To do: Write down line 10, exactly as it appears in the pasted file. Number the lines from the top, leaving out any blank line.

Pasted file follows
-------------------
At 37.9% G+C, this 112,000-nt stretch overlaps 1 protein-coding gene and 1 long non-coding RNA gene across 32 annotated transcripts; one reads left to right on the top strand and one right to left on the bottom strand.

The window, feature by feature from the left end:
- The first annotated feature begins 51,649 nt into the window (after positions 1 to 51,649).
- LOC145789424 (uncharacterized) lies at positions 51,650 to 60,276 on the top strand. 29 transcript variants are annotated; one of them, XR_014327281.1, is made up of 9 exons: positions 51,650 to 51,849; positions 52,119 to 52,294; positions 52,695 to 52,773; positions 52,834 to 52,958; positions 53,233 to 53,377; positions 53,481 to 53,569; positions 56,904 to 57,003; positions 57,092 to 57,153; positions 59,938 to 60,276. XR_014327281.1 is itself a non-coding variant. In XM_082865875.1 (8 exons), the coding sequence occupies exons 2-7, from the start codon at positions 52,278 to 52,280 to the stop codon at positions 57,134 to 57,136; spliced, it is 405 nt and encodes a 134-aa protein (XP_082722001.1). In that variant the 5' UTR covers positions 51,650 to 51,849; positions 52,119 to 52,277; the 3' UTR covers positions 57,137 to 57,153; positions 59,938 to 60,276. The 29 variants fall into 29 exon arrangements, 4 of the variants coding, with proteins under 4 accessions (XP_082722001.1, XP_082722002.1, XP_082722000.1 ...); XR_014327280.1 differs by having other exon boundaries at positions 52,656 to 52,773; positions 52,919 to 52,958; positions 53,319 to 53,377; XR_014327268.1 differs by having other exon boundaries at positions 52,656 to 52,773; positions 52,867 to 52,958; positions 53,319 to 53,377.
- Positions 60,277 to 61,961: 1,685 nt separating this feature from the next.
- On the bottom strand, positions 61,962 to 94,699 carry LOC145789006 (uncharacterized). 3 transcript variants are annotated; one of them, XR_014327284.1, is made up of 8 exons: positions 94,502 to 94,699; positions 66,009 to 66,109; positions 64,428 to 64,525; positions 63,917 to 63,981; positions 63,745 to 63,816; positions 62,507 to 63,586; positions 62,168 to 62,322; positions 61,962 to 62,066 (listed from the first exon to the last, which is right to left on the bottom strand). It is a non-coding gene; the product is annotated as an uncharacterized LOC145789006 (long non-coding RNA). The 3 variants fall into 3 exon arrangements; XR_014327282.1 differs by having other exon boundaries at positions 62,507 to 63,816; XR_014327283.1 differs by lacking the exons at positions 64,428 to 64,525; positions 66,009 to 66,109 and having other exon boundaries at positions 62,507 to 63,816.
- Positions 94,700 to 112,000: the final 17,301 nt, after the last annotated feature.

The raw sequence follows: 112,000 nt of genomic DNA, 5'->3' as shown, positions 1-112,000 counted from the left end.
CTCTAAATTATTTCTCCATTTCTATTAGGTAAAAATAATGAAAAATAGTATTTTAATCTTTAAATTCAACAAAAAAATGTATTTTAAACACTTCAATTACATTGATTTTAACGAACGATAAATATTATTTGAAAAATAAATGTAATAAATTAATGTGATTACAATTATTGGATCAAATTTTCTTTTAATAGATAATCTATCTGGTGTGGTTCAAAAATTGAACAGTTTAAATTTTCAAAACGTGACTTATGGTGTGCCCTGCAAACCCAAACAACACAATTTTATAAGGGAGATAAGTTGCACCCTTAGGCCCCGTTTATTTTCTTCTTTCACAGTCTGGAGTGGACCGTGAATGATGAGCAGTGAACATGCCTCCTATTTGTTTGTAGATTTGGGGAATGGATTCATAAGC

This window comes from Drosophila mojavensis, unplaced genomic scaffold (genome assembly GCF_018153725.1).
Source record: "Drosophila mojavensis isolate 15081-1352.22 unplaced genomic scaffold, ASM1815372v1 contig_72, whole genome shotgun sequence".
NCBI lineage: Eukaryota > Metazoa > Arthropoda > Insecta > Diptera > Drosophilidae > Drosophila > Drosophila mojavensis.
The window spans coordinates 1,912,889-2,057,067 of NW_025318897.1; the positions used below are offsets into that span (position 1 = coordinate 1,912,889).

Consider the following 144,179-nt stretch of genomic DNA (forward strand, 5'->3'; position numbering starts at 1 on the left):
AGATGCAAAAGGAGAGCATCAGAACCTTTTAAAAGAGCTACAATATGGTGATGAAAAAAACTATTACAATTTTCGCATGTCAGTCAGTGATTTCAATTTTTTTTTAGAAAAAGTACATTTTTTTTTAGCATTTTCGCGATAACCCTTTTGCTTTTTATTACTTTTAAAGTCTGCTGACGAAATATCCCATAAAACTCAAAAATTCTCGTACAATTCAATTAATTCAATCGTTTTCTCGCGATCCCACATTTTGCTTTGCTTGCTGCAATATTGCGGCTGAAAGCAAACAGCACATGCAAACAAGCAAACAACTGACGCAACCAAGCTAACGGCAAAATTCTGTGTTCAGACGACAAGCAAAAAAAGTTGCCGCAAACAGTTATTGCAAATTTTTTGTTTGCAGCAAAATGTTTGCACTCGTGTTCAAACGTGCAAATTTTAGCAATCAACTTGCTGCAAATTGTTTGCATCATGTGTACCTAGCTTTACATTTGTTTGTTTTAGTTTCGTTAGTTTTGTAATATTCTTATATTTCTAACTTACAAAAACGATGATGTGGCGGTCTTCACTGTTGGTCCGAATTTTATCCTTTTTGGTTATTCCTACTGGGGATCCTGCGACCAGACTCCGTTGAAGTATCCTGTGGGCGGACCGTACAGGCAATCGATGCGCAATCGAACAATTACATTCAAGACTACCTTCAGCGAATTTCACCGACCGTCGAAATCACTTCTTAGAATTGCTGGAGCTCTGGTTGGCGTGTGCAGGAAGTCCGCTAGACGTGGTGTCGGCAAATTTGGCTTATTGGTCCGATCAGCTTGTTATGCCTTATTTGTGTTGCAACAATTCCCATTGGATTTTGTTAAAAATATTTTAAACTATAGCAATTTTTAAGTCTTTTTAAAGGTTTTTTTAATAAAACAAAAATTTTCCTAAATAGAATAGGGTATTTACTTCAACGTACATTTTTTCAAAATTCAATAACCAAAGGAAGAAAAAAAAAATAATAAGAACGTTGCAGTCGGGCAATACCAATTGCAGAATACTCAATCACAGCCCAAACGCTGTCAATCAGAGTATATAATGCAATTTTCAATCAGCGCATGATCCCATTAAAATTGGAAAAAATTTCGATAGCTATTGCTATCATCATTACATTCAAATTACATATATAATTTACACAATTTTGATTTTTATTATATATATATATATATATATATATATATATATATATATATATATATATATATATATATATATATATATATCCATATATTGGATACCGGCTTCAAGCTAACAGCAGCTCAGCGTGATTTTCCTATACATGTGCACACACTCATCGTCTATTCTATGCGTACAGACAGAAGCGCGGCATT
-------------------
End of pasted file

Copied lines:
This window comes from Drosophila mojavensis, unplaced genomic scaffold (genome assembly GCF_018153725.1).